©2018 by Jos Stam.


always under construction 


I was born in the Netherlands and educated in Switzerland and Canada. I can call myself a doctor. As a result I speak and write in Dutch, French and English. I also write computer code, think mathematically and dream in images.

For a living I do something called research. This involves many activities. Reading papers and books. Interacting with fellow researchers usually in front of  a white board. Attending and presenting at conferences all over the world. Surfing the internet. Basically thinking and experimenting by writing up ideas and coding them. This is an iterative process. Now and then the resulting code has to be useful to my employer du jour and our customers to pay the bills. Research also provides intellectual satisfaction, a life time achievement award and geek Oscars.

The motivation behind my research comes both from practical problems and pure intellectual curiosity. A practical problem can have a novel theoretical solution. Conversely "pie in the sky" research can lead to practical applications. Research is multi-faceted. Research is also cosmopolitan. I have done research in Geneva, Toronto, Paris, Helsinki, Seattle and when on travel in places like Mexico and New Zealand.

I now live in an old Victorian house in Toronto's funky Cabbage Town with my wife Pam, daughter Gillian and dog.

In my research I like to combine Art, Mathematics, Science, Computers and other cool exotica.


Simulacra Et Motus


Capturing Nature's beauty fascinates both artists and scientists. Their tools are paints, brushes, numbers, laws, differential equations, chisels and so forth; and the computer!  I am interested in developing models and codes that simulate and depict natural phenomena. Examples are clouds, fire, water, oceans and trees. This research finds applications in the movie industry, game engines, virtual reality, visualization and Art. Just to name a few. In this research we are free to play God and invent new models and depictions of Nature beyond physics. This is what makes this research such a fascinating field of inquiry. Our motto is "if it looks good it is good."


Surfaces naturally describe most shapes in our world. Mathematical models play an important role in precisely describing surfaces. These models are then fed to a computer to generate digital representations of shapes. The output is either kept in the virtual (movies/games) or constructed in the real (fabrication). There is a whole zoo of computer surfaces: point clouds, meshes, splines, NURBS, implicits, subdivision surfaces (subds), etc. I have played with many of these creatures but I am most fond of subds, which are obtained by a sequence of refinement steps of a coarse mesh. To illustrate. Imagine starting with a cube. Through an infinite process of corner cutting one obtains a smooth sphere-like surface in the limit. It turns out that this process also admits an exact mathematical form.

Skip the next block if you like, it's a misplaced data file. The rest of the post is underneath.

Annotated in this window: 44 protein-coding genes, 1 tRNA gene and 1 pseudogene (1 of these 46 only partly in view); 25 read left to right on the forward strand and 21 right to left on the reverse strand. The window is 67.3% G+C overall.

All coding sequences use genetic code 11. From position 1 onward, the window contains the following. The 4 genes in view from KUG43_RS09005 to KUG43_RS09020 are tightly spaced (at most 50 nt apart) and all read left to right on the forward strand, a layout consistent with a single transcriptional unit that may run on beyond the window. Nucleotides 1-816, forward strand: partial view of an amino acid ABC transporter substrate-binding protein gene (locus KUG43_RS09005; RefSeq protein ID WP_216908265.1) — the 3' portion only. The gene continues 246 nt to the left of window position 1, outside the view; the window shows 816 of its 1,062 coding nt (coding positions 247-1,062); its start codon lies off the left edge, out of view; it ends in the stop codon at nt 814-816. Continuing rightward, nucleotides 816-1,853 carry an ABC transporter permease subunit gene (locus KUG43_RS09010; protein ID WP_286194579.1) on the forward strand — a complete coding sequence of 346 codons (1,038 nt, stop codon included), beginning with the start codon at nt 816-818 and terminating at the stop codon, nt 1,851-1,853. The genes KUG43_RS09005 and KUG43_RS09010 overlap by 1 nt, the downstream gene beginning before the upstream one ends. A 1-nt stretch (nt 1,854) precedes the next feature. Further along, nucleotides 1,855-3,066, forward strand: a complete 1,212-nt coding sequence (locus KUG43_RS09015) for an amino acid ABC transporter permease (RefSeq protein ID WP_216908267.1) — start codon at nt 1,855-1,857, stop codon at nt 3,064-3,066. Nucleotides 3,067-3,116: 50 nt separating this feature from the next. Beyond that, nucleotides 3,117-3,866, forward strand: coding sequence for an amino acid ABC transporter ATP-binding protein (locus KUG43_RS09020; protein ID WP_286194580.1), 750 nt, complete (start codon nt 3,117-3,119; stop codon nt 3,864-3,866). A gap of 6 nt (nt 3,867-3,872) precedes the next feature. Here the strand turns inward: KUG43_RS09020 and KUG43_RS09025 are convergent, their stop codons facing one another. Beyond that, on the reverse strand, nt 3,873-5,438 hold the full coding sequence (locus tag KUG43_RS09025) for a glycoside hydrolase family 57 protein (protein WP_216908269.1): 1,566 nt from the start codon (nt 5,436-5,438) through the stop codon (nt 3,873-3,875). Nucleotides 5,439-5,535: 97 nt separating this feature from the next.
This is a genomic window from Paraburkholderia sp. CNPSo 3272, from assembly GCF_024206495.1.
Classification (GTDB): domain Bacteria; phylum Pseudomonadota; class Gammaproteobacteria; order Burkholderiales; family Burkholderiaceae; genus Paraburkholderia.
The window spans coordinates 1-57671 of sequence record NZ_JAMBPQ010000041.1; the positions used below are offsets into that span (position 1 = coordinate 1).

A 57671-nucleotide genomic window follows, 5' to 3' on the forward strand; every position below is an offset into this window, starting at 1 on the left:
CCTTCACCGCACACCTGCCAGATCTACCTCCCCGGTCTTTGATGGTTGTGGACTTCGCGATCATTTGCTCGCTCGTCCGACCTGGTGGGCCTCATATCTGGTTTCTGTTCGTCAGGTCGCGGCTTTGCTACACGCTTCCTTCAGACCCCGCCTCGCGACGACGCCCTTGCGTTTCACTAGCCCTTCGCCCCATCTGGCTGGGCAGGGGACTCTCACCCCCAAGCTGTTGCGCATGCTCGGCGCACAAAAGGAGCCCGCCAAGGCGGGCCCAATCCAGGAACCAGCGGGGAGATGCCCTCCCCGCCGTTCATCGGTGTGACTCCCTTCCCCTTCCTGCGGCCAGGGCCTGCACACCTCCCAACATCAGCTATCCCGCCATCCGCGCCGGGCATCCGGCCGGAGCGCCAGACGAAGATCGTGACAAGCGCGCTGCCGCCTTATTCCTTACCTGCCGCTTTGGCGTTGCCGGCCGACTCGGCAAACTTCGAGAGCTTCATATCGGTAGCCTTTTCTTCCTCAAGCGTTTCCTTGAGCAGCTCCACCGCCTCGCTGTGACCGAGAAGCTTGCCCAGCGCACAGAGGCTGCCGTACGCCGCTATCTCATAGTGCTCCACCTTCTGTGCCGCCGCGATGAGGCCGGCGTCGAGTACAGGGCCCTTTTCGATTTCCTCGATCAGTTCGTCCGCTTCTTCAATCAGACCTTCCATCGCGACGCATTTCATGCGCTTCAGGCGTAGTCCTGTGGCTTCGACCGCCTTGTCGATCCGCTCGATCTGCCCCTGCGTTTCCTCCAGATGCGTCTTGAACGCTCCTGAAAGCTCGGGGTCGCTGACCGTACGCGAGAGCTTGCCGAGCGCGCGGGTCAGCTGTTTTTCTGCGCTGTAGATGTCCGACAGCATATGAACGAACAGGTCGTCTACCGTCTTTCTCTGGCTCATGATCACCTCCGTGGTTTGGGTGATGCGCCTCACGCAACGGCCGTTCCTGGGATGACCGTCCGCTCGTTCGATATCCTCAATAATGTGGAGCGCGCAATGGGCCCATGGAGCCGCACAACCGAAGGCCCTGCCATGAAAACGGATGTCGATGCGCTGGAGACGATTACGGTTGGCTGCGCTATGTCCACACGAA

The Art of Rendering is to depict a given representation of a virtual world that we can see. The virtual world exists as bits in the computer while the visual experience is stimulated through our senses. Usually research follows the graphics pipeline: start with a model of a three-dimensional world including light sources, then project. This usually results in an image. If the world is dynamic then so are the images. Research in Rendering involves many different components: reflection and refraction models, global interaction of light, sampling, perception just to name a few. I have done research in some of these areas. Most notably in the area of local surface illumination models: diffraction and skin.


Fluids are cool and they are everywhere. Think of tears, honey, hot showers, waterfalls, mud, lava and so on and so on… and fire and air and rocks. What? The last three ones surely aren’t fluids you might think of. But they are fluids as well and that is the beauty of the study of fluids. A fluid is anything really that changes its shape over time in a seamless manner. Even cooler is that their slick meandering over time can be described using fancy mathematics. This is where Art meets Science. Leonardo da Vinci, the great Renaissance man, embodies this spirit perfectly with his famous paintings and his legendary scientific notes. How cool would it be to recreate these beautiful looking fluids on a computer screen?


The world is made of interacting shapes. Motion and time emerge from these interactions. The basic idea behind Nucleus is to generate interesting and complex behaviors from simple building blocks. Nucleus is particle based and treats interactions as constraints including deformations and collisions. Shapes are modeled as simplicial complexes, a generalization of triangular meshes to arbitrary topological dimensions. Points, edges, triangles, tetrahedra and their assemblies are all treated in the same framework. The motion of the particles under constraints is solved using a symplectic integrator. In other words Nucleus tries to resolve for displacements that satisfy the constraints first followed by an instantaneous update of the positions of the particles. Nucleus has been used in Hollywood blockbusters to model rigids, cloth, chains and hair. 


This research is unfinished, speculative, weird, useless, a waste of time, fun, inspiring, boring, crazy, interesting, wicked, psychedelic, bland, etc. In a nutshell it is work in progress. Mainly ideas and pieces of code that have not been published or ended up in a product. I will use this part of the web site as a forum for such material.